Humanities as a subject

arts The breadth of the humanities as a topic of study poses a challenge filled with both risk and great potential for learning.

To attempt to study the field of human creativity and intellectual life as a whole is a mistake if one proceeds in the manner of a specialist, but this is not our method or goal.

Rather, students in humanities may expect:

  • Exposure to a variety of representative problems in the history and contemporary scene of human culture;
  • Education in significant methods and modes of interpretation that apply to a range of such problems; and
  • Engagement in an ongoing discussion concerning major values and human trends.

The humanities concern the human condition, past, present, and future. The human condition includes the natural world of which we are a part and from which we have distinguished ourselves, as well as the social, economic, and cultural worlds we create.

Studying the human condition involves anthropological and historical inquiries into our past, as well as sociological, economic, and political studies of the present, and hypotheses about the future, utopian or dystopian.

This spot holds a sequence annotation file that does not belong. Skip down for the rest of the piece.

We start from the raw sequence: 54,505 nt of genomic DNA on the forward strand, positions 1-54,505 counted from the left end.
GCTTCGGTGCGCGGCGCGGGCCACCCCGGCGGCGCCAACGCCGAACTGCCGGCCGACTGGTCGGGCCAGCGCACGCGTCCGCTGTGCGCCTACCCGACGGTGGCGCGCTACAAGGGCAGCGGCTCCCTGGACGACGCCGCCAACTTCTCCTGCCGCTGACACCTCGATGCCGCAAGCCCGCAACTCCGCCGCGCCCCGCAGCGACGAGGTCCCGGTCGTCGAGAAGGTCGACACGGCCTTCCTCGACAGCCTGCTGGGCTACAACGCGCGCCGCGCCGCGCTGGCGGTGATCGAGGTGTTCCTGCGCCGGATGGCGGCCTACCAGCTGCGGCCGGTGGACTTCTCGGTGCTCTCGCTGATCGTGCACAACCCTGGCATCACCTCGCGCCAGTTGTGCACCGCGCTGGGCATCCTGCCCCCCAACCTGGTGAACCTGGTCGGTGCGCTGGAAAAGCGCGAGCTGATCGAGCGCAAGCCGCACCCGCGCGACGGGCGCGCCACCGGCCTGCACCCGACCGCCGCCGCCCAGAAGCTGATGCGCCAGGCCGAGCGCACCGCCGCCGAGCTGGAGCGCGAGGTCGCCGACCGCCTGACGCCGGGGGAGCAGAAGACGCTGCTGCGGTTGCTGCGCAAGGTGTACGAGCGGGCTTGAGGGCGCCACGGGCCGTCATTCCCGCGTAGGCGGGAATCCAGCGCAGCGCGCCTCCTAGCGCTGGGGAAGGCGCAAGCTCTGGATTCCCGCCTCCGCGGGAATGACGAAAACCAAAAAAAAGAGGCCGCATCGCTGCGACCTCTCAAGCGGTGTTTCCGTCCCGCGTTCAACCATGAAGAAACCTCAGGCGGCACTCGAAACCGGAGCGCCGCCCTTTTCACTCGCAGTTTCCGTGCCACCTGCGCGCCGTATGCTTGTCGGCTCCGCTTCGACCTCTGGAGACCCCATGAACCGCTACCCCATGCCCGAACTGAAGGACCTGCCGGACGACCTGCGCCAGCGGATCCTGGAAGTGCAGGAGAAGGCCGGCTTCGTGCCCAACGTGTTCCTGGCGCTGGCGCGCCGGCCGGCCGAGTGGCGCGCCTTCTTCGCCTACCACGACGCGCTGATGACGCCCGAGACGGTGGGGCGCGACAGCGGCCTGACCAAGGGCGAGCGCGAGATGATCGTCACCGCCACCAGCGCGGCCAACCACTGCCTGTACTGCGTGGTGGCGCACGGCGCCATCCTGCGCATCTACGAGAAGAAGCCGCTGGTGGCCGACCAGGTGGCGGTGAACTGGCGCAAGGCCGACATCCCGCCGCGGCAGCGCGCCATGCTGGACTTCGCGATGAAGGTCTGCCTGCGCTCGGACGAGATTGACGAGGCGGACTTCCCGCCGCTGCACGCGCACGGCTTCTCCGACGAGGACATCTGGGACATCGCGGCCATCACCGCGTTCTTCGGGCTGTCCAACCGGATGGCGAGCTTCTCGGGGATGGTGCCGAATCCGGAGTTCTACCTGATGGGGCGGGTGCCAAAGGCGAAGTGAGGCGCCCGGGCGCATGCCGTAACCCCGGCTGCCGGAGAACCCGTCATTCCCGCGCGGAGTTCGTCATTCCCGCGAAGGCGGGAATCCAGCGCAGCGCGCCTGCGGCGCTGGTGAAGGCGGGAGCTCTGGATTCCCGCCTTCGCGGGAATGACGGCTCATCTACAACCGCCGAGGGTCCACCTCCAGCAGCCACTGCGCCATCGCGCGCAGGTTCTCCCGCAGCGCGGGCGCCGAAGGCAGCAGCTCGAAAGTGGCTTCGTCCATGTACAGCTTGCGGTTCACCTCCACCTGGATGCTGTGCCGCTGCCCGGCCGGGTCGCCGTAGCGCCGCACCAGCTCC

Philosophy, as the study of the shapes of perception, thought, and action, together with literary, linguistic, and folkloric studies of language and communication, inform our understanding of human expression and behavior.

Study of the humanities thus appeals both to our ordinary intellectual curiosity as well as to more refined interests in forms of instruction and research unrestricted by disciplinary bounds (though made possible, on most occasions, by such disciplinary training).

The plastic, malleable character of being and becoming human (if not post-human, as some urge) is made obvious today in daily news concerning innovations in information science and genetic and other forms of biological engineering.

Study of the humanities is an urgent, pressing concern precisely because our power to alter human nature is unprecedented and appears unlimited. Critical, broad, thoughtful reflection on humanity, humanism, and the human may offer a sensible way out of the quietism associated with global economic, scientific, and technological power.